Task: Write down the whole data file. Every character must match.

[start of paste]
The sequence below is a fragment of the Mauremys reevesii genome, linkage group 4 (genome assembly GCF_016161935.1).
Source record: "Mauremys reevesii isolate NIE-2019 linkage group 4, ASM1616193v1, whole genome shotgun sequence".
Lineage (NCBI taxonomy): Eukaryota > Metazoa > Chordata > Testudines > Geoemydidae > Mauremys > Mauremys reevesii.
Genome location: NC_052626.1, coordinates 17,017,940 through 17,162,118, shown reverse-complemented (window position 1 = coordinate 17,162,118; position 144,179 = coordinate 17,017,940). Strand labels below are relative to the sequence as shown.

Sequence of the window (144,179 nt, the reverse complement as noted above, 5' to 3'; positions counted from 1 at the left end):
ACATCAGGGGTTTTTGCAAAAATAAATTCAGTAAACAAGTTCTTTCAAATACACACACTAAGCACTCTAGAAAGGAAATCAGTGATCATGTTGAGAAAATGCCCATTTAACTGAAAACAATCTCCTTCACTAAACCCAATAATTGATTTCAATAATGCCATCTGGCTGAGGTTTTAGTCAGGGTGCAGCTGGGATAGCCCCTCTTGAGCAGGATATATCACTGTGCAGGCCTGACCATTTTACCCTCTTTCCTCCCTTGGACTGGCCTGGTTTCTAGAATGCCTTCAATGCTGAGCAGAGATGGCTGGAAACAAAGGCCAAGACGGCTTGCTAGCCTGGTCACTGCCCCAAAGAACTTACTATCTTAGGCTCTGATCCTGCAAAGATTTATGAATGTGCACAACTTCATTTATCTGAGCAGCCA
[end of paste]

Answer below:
The sequence below is a fragment of the Mauremys reevesii genome, linkage group 4 (genome assembly GCF_016161935.1).
Source record: "Mauremys reevesii isolate NIE-2019 linkage group 4, ASM1616193v1, whole genome shotgun sequence".
Lineage (NCBI taxonomy): Eukaryota > Metazoa > Chordata > Testudines > Geoemydidae > Mauremys > Mauremys reevesii.
Genome location: NC_052626.1, coordinates 17,017,940 through 17,162,118, shown reverse-complemented (window position 1 = coordinate 17,162,118; position 144,179 = coordinate 17,017,940). Strand labels below are relative to the sequence as shown.

Sequence of the window (144,179 nt, the reverse complement as noted above, 5' to 3'; positions counted from 1 at the left end):
ACATCAGGGGTTTTTGCAAAAATAAATTCAGTAAACAAGTTCTTTCAAATACACACACTAAGCACTCTAGAAAGGAAATCAGTGATCATGTTGAGAAAATGCCCATTTAACTGAAAACAATCTCCTTCACTAAACCCAATAATTGATTTCAATAATGCCATCTGGCTGAGGTTTTAGTCAGGGTGCAGCTGGGATAGCCCCTCTTGAGCAGGATATATCACTGTGCAGGCCTGACCATTTTACCCTCTTTCCTCCCTTGGACTGGCCTGGTTTCTAGAATGCCTTCAATGCTGAGCAGAGATGGCTGGAAACAAAGGCCAAGACGGCTTGCTAGCCTGGTCACTGCCCCAAAGAACTTACTATCTTAGGCTCTGATCCTGCAAAGATTTATGAATGTGCACAACTTCATTTATCTGAGCAGCCA